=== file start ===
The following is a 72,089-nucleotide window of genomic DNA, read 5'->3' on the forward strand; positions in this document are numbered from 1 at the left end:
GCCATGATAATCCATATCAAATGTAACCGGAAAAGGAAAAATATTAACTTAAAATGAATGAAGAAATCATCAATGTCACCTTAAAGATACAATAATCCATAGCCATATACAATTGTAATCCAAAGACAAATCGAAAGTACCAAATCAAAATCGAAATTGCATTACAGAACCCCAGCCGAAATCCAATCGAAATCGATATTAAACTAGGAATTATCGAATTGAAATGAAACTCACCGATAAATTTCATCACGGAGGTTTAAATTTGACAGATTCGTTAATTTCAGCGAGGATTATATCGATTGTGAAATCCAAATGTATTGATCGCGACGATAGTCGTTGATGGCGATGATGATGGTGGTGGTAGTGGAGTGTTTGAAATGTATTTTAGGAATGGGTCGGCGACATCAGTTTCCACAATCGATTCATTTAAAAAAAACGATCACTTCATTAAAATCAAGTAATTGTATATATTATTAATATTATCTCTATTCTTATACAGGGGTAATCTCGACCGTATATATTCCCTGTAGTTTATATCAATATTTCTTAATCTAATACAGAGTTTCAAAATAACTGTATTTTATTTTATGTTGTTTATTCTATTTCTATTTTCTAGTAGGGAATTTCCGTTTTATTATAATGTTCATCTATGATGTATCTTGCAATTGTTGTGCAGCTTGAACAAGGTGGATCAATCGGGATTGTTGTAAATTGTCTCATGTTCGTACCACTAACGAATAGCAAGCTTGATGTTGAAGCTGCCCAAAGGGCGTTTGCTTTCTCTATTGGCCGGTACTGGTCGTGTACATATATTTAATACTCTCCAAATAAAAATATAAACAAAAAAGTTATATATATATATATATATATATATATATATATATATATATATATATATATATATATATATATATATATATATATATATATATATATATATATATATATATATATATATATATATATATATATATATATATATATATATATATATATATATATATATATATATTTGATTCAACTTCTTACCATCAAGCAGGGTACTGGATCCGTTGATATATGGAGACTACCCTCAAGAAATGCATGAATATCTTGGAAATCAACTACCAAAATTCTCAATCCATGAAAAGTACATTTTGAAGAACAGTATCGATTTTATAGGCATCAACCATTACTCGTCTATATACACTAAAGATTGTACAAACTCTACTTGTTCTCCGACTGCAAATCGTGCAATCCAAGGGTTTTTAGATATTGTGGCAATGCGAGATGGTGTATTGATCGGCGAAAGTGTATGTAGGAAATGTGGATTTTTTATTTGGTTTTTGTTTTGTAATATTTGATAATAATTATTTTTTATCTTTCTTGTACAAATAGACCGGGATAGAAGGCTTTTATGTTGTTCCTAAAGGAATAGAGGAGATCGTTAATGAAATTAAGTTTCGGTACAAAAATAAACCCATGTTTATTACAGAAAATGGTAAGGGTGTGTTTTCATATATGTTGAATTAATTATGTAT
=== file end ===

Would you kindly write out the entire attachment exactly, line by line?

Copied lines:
The following is a 72,089-nucleotide window of genomic DNA, read 5'->3' on the forward strand; positions in this document are numbered from 1 at the left end:
GCCATGATAATCCATATCAAATGTAACCGGAAAAGGAAAAATATTAACTTAAAATGAATGAAGAAATCATCAATGTCACCTTAAAGATACAATAATCCATAGCCATATACAATTGTAATCCAAAGACAAATCGAAAGTACCAAATCAAAATCGAAATTGCATTACAGAACCCCAGCCGAAATCCAATCGAAATCGATATTAAACTAGGAATTATCGAATTGAAATGAAACTCACCGATAAATTTCATCACGGAGGTTTAAATTTGACAGATTCGTTAATTTCAGCGAGGATTATATCGATTGTGAAATCCAAATGTATTGATCGCGACGATAGTCGTTGATGGCGATGATGATGGTGGTGGTAGTGGAGTGTTTGAAATGTATTTTAGGAATGGGTCGGCGACATCAGTTTCCACAATCGATTCATTTAAAAAAAACGATCACTTCATTAAAATCAAGTAATTGTATATATTATTAATATTATCTCTATTCTTATACAGGGGTAATCTCGACCGTATATATTCCCTGTAGTTTATATCAATATTTCTTAATCTAATACAGAGTTTCAAAATAACTGTATTTTATTTTATGTTGTTTATTCTATTTCTATTTTCTAGTAGGGAATTTCCGTTTTATTATAATGTTCATCTATGATGTATCTTGCAATTGTTGTGCAGCTTGAACAAGGTGGATCAATCGGGATTGTTGTAAATTGTCTCATGTTCGTACCACTAACGAATAGCAAGCTTGATGTTGAAGCTGCCCAAAGGGCGTTTGCTTTCTCTATTGGCCGGTACTGGTCGTGTACATATATTTAATACTCTCCAAATAAAAATATAAACAAAAAAGTTATATATATATATATATATATATATATATATATATATATATATATATATATATATATATATATATATATATATATATATATATATATATATATATATATATATATATATATATATATATATATATATATATATATATATATATATATATATATATATATATATTTGATTCAACTTCTTACCATCAAGCAGGGTACTGGATCCGTTGATATATGGAGACTACCCTCAAGAAATGCATGAATATCTTGGAAATCAACTACCAAAATTCTCAATCCATGAAAAGTACATTTTGAAGAACAGTATCGATTTTATAGGCATCAACCATTACTCGTCTATATACACTAAAGATTGTACAAACTCTACTTGTTCTCCGACTGCAAATCGTGCAATCCAAGGGTTTTTAGATATTGTGGCAATGCGAGATGGTGTATTGATCGGCGAAAGTGTATGTAGGAAATGTGGATTTTTTATTTGGTTTTTGTTTTGTAATATTTGATAATAATTATTTTTTATCTTTCTTGTACAAATAGACCGGGATAGAAGGCTTTTATGTTGTTCCTAAAGGAATAGAGGAGATCGTTAATGAAATTAAGTTTCGGTACAAAAATAAACCCATGTTTATTACAGAAAATGGTAAGGGTGTGTTTTCATATATGTTGAATTAATTATGTAT